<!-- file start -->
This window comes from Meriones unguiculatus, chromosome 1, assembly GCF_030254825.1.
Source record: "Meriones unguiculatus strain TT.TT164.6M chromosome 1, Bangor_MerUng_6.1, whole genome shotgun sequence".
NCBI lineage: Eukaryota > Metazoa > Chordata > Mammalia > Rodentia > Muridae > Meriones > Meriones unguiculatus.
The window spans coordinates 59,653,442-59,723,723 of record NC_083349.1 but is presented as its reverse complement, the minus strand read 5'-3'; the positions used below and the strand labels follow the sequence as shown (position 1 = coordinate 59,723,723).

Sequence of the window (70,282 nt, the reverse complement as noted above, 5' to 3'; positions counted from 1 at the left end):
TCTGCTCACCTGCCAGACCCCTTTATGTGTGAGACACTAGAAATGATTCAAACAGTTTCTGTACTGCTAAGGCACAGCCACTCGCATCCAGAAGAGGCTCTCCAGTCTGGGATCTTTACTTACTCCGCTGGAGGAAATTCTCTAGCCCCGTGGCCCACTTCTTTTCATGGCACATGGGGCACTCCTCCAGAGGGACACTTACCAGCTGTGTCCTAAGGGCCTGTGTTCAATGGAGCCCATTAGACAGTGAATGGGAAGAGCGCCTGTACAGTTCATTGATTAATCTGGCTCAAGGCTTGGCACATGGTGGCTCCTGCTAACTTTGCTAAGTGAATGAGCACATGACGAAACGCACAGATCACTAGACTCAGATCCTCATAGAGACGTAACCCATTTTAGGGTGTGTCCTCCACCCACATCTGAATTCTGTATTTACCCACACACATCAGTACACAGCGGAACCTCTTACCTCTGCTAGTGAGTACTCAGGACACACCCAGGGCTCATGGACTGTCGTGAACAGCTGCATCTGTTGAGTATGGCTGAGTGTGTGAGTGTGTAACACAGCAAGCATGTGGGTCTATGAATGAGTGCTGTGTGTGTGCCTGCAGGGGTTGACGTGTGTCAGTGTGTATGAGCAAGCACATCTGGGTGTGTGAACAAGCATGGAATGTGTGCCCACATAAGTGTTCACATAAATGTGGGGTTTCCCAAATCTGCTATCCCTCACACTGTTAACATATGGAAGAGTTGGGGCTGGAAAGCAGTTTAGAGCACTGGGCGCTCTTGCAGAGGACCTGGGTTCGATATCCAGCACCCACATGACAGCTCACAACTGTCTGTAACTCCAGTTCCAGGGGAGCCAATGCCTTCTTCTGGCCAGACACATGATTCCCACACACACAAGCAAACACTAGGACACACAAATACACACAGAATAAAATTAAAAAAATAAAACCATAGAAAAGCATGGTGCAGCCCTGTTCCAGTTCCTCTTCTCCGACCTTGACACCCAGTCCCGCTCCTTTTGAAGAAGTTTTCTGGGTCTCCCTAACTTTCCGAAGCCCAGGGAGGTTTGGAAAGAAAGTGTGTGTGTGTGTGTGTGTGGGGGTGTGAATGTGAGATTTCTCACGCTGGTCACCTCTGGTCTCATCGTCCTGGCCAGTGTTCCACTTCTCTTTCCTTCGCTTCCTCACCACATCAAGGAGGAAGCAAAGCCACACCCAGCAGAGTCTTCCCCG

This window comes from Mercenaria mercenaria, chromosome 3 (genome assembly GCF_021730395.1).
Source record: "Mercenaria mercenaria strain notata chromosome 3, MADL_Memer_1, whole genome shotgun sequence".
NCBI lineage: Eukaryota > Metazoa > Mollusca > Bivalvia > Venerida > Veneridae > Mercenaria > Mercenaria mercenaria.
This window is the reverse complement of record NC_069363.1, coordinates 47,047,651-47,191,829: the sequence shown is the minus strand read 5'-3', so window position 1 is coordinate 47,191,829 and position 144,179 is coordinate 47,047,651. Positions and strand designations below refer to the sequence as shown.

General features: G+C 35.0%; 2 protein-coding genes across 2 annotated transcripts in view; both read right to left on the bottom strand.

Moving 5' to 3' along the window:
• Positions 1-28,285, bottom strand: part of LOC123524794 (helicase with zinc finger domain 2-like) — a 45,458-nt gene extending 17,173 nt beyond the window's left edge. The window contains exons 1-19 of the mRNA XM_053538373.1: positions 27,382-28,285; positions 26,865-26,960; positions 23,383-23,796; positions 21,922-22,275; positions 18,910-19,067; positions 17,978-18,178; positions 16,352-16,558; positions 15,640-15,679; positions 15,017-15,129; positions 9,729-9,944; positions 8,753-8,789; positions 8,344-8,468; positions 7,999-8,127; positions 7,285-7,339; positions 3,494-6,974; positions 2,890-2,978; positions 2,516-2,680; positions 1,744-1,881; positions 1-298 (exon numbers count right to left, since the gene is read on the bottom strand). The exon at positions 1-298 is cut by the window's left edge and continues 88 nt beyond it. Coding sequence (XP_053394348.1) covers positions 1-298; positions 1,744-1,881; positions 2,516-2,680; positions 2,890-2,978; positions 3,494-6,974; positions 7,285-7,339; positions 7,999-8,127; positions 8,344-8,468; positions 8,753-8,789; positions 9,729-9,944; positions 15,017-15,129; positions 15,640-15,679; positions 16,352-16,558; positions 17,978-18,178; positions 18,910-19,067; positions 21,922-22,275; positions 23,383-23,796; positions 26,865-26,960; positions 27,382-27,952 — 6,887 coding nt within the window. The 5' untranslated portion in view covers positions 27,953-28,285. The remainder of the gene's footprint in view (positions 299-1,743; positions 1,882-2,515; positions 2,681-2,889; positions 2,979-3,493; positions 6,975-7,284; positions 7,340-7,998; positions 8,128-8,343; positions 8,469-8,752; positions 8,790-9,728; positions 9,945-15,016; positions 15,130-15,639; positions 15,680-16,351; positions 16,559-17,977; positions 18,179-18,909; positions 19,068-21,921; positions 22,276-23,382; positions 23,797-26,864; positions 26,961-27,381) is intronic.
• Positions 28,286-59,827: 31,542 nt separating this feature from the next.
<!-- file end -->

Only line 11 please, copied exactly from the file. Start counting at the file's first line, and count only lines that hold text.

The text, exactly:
General features: G+C 35.0%; 2 protein-coding genes across 2 annotated transcripts in view; both read right to left on the bottom strand.